-elements of art: visual tools artists use to create art. Color, value, line, shape, form, texture, space, contrast, rhythm and balance. -positive space/shape: the objects in a work of art, not the background or the space around them -negative space/shape: the empty space surrounding shapes or solid forms in a work of art -geometric: a shape or form that has smooth, even edges (triangles, squares, ellipses) -organic: a shape or form that is irregular in outline, such as things in nature -design: to plan and make (something) for a specific use or purpose -designer: artists who plan the organization and composition of an artwork, object, place, ad, etc. -logo: a symbol that is used to identify a company and that appears on its products -mission statement: a formal short written statement of the purpose of a company or organization -font: complete character set of a single size and style of a particular typeface


Day 1: Learning Objectives: Students will examine and discuss the purpose of a logo. Students will examine multiple examples of logos with a specific use of positive and negative space and logos that don’t. Students will create a chart highlighting the similarities and differences. Set up: Have ready copies of magazines of different genres, newspapers, and websites, a projector, chart paper, post-its and drawing materials. 1. Teacher will create a chart. Students will brainstorm and identify what a logo is. 2. Compare and discuss logos via PowerPoint that effectively use positive and negative space and those that do not. Ask students to discuss the differences. 3. Divide the class into small groups (no more than four students) and hand out approximately six different logo designs. Ask students to examine successful designs and brainstorm strengths and weaknesses. Have them record their thoughts on post it notes. Each group will create a T-chart to present their favorite logo to the rest of the class. Day 2: Learning Objectives: Students will discuss the design challenge of incorporating positive and negative space in an eye-catching logo. Students will discuss the schools mission and imagery that can symbolize that mission. Students will create four thumbnail sketches for the challenge. Set up: Drawing paper, rulers, pencils, erasers, magazines, newspapers. 1. Discuss with students “What is a Design Challenge?” 2. Teacher presents the challenge of creating a school logo in which positive and negative space is used in a visually ‘eye-catching’ way. 3. Class discussion how successful logos utilize shape, line, contrast, rhythm. 4. Students create four thumbnail sketches for the design challenge. 5. Students share those logos with the class. Day 3: Learning Objectives: Students will select their strongest thumbnail sketch and refine for submittal to the Campus Leadership Team. Set up: Available supplies—fine brushes, black ink, acrylic paint, dark construction paper, white drawing paper, pencils, erasers, rulers. 1. Teacher models and discusses how students should select their strongest sketch to refine for the final logo design. 2. Students will use various art materials to compose their final design. 3. Class then votes three of the best designs to submit to the Campus Leadership Team.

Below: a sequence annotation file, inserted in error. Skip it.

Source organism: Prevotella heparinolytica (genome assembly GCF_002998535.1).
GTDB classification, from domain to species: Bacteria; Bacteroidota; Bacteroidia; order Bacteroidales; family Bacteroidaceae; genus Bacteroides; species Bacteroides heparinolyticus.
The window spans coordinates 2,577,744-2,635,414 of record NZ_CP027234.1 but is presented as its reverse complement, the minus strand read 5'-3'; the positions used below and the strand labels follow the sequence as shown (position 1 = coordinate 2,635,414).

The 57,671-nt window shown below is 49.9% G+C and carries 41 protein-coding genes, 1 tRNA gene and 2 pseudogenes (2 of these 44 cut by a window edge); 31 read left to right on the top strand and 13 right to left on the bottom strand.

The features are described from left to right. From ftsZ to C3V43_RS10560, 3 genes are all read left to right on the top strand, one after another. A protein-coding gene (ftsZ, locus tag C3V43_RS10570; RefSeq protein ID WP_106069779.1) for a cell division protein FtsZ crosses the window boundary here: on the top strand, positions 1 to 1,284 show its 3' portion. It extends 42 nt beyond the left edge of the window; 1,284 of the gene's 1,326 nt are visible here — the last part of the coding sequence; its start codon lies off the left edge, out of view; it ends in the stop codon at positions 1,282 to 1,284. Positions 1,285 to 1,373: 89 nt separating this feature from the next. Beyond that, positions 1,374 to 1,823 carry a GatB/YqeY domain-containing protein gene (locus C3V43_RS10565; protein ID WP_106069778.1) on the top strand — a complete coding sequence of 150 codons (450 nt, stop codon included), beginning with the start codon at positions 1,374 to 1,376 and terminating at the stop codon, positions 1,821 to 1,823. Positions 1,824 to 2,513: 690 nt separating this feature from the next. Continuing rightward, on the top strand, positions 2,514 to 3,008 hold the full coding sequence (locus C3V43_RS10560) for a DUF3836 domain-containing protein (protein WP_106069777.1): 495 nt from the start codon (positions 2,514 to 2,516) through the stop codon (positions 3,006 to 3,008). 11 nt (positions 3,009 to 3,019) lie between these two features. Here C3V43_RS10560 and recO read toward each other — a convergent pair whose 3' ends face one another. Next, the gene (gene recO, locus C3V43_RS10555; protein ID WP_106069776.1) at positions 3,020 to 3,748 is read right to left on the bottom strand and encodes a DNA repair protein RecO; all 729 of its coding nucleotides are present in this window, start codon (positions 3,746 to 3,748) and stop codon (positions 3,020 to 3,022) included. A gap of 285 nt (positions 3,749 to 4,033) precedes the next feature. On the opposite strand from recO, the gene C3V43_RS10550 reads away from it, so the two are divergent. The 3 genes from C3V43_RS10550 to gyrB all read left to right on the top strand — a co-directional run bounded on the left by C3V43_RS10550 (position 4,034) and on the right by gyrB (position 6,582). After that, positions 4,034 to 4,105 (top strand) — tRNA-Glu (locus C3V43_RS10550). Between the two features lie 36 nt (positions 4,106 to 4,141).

Successful learning can be evident in teacher/student dialogue. It will also be evident in the revision stage of design, as well as during the group critique, and the end product. Differentiate instruction may include: Learning centers, art prints, step-by-step instruction, extended time, rubric guided lesson.